The Septuagint (the Greek translation of the Old Testament completed from the 3rd to the 1st century BC) does not ever use the word Gehenna and Josephus, an important first century Jewish theologian and historian does not mention it either1. It is questionable as to whether Gehenna was ever used in Jewish writing as a name symbolic of final punishment until well past the first century.
In the writings of the Mishna and the Babylonian Talmud, the word Gehenna appears well over fifty times, by and large attributed to Rabbis of the third and fourth centuries. It is in these writings that Gehenna became an eschatological term2. There is no evidence that, at the time the gospels are written (Mark in AD 66 and Matthew in AD 67) Gehenna referred to anything but a literal place – this place: 31°46′6.262″N 35°13′49.58″E
Could the translators have gotten this wrong, too? The earliest English translations of the Bible were completed between AD 1380 (Wycliffe) and AD 1611 (King James). Could the English-speaking scholars first translating the Latin Vulgate into early English versions of the Bible (the most prominent being the King James Version) have been influenced by the church fathers, who themselves were influenced by Greek philosophy?
It turns out I am not the first to ask this question. Modern translators have begun inserting the word Gehenna in the new Bible revisions where it appears in the original manuscripts rather than the word “hell”. The New American Bible Revised Edition (NABRE) and the Holeman Christian Standard Bible (HCSB) and others have done so.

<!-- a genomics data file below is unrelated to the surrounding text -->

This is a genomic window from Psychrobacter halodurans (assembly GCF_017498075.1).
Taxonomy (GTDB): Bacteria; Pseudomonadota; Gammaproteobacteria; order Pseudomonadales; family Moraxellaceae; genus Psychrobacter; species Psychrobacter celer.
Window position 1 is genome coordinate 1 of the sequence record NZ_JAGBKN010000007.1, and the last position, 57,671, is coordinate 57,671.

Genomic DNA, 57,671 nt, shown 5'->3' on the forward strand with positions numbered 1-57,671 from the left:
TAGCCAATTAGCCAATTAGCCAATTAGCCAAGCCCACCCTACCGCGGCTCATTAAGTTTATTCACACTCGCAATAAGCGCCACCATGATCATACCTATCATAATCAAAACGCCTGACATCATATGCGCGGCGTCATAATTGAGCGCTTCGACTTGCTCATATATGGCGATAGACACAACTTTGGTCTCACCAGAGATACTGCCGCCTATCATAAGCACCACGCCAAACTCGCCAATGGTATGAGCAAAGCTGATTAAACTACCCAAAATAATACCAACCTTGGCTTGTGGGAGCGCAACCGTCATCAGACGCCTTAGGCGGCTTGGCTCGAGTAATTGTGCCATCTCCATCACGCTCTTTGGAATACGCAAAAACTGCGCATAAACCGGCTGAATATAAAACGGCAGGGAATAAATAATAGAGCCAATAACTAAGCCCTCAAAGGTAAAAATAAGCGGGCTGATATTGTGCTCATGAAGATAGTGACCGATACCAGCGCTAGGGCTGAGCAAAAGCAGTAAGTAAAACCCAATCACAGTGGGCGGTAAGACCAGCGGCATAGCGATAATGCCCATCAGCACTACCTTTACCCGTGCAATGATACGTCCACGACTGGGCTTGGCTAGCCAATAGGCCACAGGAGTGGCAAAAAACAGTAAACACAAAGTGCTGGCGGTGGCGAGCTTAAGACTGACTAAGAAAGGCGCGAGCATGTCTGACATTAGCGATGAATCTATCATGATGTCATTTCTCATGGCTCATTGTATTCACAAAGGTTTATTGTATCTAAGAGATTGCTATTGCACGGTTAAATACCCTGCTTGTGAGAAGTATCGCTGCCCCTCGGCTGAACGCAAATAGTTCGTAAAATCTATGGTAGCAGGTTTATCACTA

Jesus is just speaking in hyperbole, exaggerating to make a point and deep down Bible scholars know it otherwise we would have large segments of the Christian population walking around with one eye gouged out. No one is looking for a child of God to remove a foot or a hand. After all, it is our rogue hearts that are the problem and the contrast works much better, given the arguments above, if Gehenna refers to the city dump as opposed to hell.
Not speaking to the implications here, but I think the case for the rendering of Gehenna as “hell” in the New Testament being problematic is compelling, at least in these six occurrences. There are six more passages in the New Testament in which Gehenna appears and all are rendered “hell”. If we can make the case that these next six passages are able to contextually support a rendering of the Valley of Hinnom, literally, then we would be forced to look at these, and all the “hell” passages in the entire Bible in a new light.
We will address those six passages in the next chapter.
1 Joachim Jeremias, “γέεννα,” in Theological Dictionary of the New Testament (TDNT), eds. Gerhard Kittel, Gerhard Friedrich, and Geoffrey W. Bromiley, vol.1 (Grand Rapids, MI: Eerdmans, 1964), 657-658, referenced in Gehenna: The History, Development and Usage of a Common Image of Hell, website Rethinking Hell, (accessed 5/4/2021), https://rethinkinghell.com/2018/01/23/gehenna-the-history-development-and-usage-of-a-common-image-for-hell/
2Kim Papaioannou, The Geography of Hell in the Teaching of Jesus (Eugene, OR: Pickwick, 2013), p. 21, referenced in Gehenna: The History, Development and Usage of a Common Image of Hell, website Rethinking Hell, (accessed 5/4/2021), https://rethinkinghell.com/2018/01/23/gehenna-the-history-development-and-usage-of-a-common-image-for-hell/